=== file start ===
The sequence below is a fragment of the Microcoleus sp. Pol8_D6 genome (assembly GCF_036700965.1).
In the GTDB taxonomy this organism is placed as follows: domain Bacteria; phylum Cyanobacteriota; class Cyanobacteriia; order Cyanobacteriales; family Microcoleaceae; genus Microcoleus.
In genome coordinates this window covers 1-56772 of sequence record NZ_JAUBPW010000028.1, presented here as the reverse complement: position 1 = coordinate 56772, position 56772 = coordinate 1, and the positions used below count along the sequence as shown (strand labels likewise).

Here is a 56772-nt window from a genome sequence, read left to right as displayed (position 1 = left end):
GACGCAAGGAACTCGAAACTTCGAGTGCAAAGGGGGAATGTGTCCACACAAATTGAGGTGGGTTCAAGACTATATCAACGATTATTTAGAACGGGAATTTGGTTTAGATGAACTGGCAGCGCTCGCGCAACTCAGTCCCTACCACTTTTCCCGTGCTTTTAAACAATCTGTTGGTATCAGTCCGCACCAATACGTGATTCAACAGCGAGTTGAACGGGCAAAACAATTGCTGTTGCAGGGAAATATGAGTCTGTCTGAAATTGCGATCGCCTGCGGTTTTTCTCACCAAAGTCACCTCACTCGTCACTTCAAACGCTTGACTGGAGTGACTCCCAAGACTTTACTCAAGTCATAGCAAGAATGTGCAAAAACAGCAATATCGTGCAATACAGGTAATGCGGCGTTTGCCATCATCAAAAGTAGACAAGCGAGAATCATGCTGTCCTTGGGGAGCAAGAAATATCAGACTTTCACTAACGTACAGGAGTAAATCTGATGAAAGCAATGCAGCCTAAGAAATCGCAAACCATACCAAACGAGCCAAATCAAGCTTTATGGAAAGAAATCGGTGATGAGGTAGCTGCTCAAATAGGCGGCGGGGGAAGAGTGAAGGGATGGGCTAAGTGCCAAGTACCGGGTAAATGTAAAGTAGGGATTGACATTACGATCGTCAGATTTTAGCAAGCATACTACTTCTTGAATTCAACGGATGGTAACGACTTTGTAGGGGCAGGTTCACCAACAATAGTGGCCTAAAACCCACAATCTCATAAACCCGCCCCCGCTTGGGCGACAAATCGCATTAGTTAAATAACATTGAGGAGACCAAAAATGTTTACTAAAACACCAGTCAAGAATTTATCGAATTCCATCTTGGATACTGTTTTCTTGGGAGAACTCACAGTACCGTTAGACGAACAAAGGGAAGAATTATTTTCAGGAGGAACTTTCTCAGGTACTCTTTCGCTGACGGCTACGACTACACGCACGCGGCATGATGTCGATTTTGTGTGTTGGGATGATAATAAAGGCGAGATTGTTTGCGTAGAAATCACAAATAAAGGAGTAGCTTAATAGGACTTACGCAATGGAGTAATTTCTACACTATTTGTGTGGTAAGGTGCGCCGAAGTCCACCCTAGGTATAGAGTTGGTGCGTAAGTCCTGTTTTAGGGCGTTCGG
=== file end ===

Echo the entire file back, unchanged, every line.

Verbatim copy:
The sequence below is a fragment of the Microcoleus sp. Pol8_D6 genome (assembly GCF_036700965.1).
In the GTDB taxonomy this organism is placed as follows: domain Bacteria; phylum Cyanobacteriota; class Cyanobacteriia; order Cyanobacteriales; family Microcoleaceae; genus Microcoleus.
In genome coordinates this window covers 1-56772 of sequence record NZ_JAUBPW010000028.1, presented here as the reverse complement: position 1 = coordinate 56772, position 56772 = coordinate 1, and the positions used below count along the sequence as shown (strand labels likewise).

Here is a 56772-nt window from a genome sequence, read left to right as displayed (position 1 = left end):
GACGCAAGGAACTCGAAACTTCGAGTGCAAAGGGGGAATGTGTCCACACAAATTGAGGTGGGTTCAAGACTATATCAACGATTATTTAGAACGGGAATTTGGTTTAGATGAACTGGCAGCGCTCGCGCAACTCAGTCCCTACCACTTTTCCCGTGCTTTTAAACAATCTGTTGGTATCAGTCCGCACCAATACGTGATTCAACAGCGAGTTGAACGGGCAAAACAATTGCTGTTGCAGGGAAATATGAGTCTGTCTGAAATTGCGATCGCCTGCGGTTTTTCTCACCAAAGTCACCTCACTCGTCACTTCAAACGCTTGACTGGAGTGACTCCCAAGACTTTACTCAAGTCATAGCAAGAATGTGCAAAAACAGCAATATCGTGCAATACAGGTAATGCGGCGTTTGCCATCATCAAAAGTAGACAAGCGAGAATCATGCTGTCCTTGGGGAGCAAGAAATATCAGACTTTCACTAACGTACAGGAGTAAATCTGATGAAAGCAATGCAGCCTAAGAAATCGCAAACCATACCAAACGAGCCAAATCAAGCTTTATGGAAAGAAATCGGTGATGAGGTAGCTGCTCAAATAGGCGGCGGGGGAAGAGTGAAGGGATGGGCTAAGTGCCAAGTACCGGGTAAATGTAAAGTAGGGATTGACATTACGATCGTCAGATTTTAGCAAGCATACTACTTCTTGAATTCAACGGATGGTAACGACTTTGTAGGGGCAGGTTCACCAACAATAGTGGCCTAAAACCCACAATCTCATAAACCCGCCCCCGCTTGGGCGACAAATCGCATTAGTTAAATAACATTGAGGAGACCAAAAATGTTTACTAAAACACCAGTCAAGAATTTATCGAATTCCATCTTGGATACTGTTTTCTTGGGAGAACTCACAGTACCGTTAGACGAACAAAGGGAAGAATTATTTTCAGGAGGAACTTTCTCAGGTACTCTTTCGCTGACGGCTACGACTACACGCACGCGGCATGATGTCGATTTTGTGTGTTGGGATGATAATAAAGGCGAGATTGTTTGCGTAGAAATCACAAATAAAGGAGTAGCTTAATAGGACTTACGCAATGGAGTAATTTCTACACTATTTGTGTGGTAAGGTGCGCCGAAGTCCACCCTAGGTATAGAGTTGGTGCGTAAGTCCTGTTTTAGGGCGTTCGG